The inner editor: Does anyone know how to turn it off?

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I’ve been editing for a long time. The ‘typos, syntax, and grammar’ kind of editing. I normally don’t have a problem keeping the creative fire well-stoked in the early editing stages (You know, the ones where you’re adding new scenes and clarifying character arcs) but when I get to this point, it gets difficult.

Mostly because I don’t know how to turn it off. I find it so hard to read for pleasure when I’m deep into this final-stage editing phase. I’ll pick up a favorite author, and I can’t stop from diagramming the sentences in my head. I see a word used twice in the same paragraph and my fingers twitch for my green highlighter to mark the repetition. I get the urge to do a fact check on every detail I see, even though I’m sure the real author already did that.

So I haven’t been reading very much lately, and that’s the sort of thing that will really chip away at the creative spirit. I tried to find ways to make the inner editor take a short nap while I read, but came up empty. What I did find was other ways to keep myself inspired by good storytelling without subconsciously dissecting it as I go.

Here are some of the things I’ve been enjoying lately:

  • Graphic Novels / Manga: The fact that you get the emotions and action through pictures is really refreshing, and keeps my inner editor from pulling apart the dialog. Also, I’m discovering some really cool stuff. I read a one shot about Dick Grayson (Here, if anyone’s interested. Which you should be) which was told in reverse chronological order. I’ve never seen that literary maneuver preformed so well. Ever.
  • Poetry: I don’t read as much poetry as I should. It’s been nice to get back into it, and also nice to not have to worry so much about grammar.
  • And speaking of grammar… Yeah, I have some grammar books kicking around my shelves for ‘someday’ reading. It occurred to me that now would be the perfect time to actually curl up with one of these.
  • And NOT speaking of grammar… Ever read Gertrude Stein? Yeah, I won’t get too deep into that topic right now, but she was rather helpful to me these past few weeks. It’s just kind of refreshing after scouring my own documents for overused words to see the same word used over and over and over on purpose. And over. On purpose. Over on purpose. Over and over on purpose. Over. (Okay, I’m done now. On purpose.)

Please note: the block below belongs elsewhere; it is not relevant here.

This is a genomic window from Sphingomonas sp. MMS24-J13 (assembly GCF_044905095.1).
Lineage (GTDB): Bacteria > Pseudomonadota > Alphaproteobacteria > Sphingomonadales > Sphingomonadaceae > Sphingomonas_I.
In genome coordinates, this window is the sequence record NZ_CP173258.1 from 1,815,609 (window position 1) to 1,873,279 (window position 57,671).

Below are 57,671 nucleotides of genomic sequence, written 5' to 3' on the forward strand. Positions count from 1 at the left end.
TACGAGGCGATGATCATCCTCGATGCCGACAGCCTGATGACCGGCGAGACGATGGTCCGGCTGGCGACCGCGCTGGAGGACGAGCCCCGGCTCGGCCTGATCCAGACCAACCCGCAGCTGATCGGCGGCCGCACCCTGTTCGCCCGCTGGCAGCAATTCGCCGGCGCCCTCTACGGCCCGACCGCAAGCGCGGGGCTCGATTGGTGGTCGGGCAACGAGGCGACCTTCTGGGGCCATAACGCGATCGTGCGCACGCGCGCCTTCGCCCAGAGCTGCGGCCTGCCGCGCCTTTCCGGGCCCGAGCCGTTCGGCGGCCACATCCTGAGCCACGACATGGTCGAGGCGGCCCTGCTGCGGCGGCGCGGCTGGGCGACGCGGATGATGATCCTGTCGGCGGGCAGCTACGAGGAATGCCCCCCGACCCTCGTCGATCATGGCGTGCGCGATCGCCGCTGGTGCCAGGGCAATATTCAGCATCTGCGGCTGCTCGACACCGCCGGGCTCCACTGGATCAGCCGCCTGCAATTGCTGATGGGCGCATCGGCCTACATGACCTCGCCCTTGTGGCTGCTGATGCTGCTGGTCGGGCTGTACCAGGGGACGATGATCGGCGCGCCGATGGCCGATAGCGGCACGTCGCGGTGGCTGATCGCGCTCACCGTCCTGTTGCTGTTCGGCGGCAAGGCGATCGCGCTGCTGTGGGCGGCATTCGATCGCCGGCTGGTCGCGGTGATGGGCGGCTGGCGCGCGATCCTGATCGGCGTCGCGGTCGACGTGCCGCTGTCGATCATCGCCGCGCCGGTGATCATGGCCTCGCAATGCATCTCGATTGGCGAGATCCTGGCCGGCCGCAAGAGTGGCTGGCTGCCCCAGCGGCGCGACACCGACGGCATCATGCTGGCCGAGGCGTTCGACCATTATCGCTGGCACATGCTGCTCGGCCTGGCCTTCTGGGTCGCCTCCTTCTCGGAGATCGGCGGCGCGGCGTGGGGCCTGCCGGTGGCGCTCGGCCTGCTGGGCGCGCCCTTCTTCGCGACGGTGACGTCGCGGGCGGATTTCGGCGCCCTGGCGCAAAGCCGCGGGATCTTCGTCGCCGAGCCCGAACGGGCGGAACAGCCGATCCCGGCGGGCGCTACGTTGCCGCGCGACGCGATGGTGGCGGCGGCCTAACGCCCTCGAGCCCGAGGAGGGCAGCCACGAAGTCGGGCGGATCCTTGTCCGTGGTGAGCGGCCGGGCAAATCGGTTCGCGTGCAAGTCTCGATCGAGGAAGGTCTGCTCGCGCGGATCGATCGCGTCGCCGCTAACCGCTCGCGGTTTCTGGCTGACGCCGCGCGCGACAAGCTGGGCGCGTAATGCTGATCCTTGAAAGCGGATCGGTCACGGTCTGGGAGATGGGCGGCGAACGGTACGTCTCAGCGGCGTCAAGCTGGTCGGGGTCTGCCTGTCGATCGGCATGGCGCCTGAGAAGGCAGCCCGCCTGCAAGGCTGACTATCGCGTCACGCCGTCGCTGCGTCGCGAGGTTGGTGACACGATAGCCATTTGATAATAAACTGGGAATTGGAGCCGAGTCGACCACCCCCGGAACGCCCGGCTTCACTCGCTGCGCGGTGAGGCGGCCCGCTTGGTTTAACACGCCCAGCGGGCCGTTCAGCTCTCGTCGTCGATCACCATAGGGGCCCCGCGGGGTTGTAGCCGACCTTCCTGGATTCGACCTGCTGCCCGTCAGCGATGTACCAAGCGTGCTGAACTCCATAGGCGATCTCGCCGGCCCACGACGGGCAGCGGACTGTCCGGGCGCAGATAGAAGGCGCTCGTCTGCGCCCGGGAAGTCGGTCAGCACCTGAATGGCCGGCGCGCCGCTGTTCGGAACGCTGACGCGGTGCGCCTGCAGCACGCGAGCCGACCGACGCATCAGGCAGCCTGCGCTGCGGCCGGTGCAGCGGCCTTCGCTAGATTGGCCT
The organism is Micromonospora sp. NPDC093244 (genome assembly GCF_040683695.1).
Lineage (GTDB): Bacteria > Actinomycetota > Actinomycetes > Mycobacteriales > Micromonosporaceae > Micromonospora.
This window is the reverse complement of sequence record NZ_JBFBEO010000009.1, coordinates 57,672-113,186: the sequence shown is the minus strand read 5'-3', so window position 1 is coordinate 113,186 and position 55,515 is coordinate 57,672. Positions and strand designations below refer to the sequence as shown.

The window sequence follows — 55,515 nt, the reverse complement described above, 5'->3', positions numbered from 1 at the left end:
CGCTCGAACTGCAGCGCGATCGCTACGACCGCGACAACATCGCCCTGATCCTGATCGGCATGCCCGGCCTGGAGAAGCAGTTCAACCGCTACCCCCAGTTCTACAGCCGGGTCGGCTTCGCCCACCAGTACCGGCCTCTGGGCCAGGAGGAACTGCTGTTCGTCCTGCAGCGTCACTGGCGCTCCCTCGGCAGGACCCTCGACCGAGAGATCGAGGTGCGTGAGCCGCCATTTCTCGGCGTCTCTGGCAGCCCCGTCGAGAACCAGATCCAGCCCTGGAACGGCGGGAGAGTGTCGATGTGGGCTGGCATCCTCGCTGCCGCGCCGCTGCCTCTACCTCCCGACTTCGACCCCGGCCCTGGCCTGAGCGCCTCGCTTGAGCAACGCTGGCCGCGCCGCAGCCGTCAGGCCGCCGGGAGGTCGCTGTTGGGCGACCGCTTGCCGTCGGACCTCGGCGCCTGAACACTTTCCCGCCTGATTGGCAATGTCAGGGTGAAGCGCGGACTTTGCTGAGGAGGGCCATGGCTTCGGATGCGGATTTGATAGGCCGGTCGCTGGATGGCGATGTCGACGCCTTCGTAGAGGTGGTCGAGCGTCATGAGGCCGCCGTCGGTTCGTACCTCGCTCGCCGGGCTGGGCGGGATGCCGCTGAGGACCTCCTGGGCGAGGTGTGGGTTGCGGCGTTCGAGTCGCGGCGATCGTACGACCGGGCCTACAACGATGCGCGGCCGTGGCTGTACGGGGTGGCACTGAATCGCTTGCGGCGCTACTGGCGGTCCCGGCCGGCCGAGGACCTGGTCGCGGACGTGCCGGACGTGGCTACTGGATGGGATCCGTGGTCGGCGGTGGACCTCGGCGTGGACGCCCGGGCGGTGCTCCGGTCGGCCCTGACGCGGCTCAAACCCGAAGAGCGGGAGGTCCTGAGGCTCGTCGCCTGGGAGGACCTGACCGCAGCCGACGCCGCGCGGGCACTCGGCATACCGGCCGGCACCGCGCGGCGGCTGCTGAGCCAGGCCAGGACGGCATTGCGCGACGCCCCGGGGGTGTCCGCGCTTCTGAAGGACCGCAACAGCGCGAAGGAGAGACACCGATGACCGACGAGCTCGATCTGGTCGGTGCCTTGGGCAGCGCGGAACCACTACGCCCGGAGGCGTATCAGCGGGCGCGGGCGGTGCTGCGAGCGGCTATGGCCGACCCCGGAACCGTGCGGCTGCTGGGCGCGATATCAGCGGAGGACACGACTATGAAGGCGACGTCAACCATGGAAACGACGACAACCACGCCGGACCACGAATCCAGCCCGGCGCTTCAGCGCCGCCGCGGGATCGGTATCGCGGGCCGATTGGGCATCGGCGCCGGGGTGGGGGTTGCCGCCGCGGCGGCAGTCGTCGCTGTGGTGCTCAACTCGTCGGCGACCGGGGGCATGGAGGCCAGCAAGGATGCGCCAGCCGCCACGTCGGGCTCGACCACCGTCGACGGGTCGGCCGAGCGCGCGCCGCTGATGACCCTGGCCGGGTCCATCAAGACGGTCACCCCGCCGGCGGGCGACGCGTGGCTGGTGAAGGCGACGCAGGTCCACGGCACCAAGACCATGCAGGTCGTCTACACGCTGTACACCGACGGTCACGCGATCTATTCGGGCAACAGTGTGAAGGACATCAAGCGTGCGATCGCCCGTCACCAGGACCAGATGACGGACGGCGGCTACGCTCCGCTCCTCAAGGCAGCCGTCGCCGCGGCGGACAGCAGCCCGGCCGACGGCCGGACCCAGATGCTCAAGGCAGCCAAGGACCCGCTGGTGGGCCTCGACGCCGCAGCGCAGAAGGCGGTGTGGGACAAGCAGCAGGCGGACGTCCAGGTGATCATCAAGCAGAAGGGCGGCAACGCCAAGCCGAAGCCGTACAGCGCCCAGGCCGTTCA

Candles 010315Well, in short, I did not learn how to silence the inner editor. I just found ways to still feed the creative fire. I’m blissfully out of close editing now, so hopefully I’ll be able to return to my regular diet of fiction.

 I am curious, though, if anyone else has this problem, and if you’ve found any solutions to it? How do you put your inner editor in a time out long enough to enjoy reading?

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11 responses »

  1. Good question! I like to go back to my favourite comfort books that I’ve read a zillion times, where I can relax and enjoy them. I’ve seen them so often that I skip over the analysis part and get sucked into it right away.

    What grammar books do you have on your shelf? I’m curious. I’m always on the lookout for writing resources. 🙂

  2. I have no idea. 😛

    At this point, I’ve been editing so solidly for the past sixth months that not only have I not done any reading, I’ve not done any new writing, either. I am in full blown coffee and highlighter mode, as far as the written word is concerned.

    However, I have noticed that I’ve done a lot more drawing, painting, knitting, sculpting and whatnot, so I guess my answer is just to use other creative outlets.

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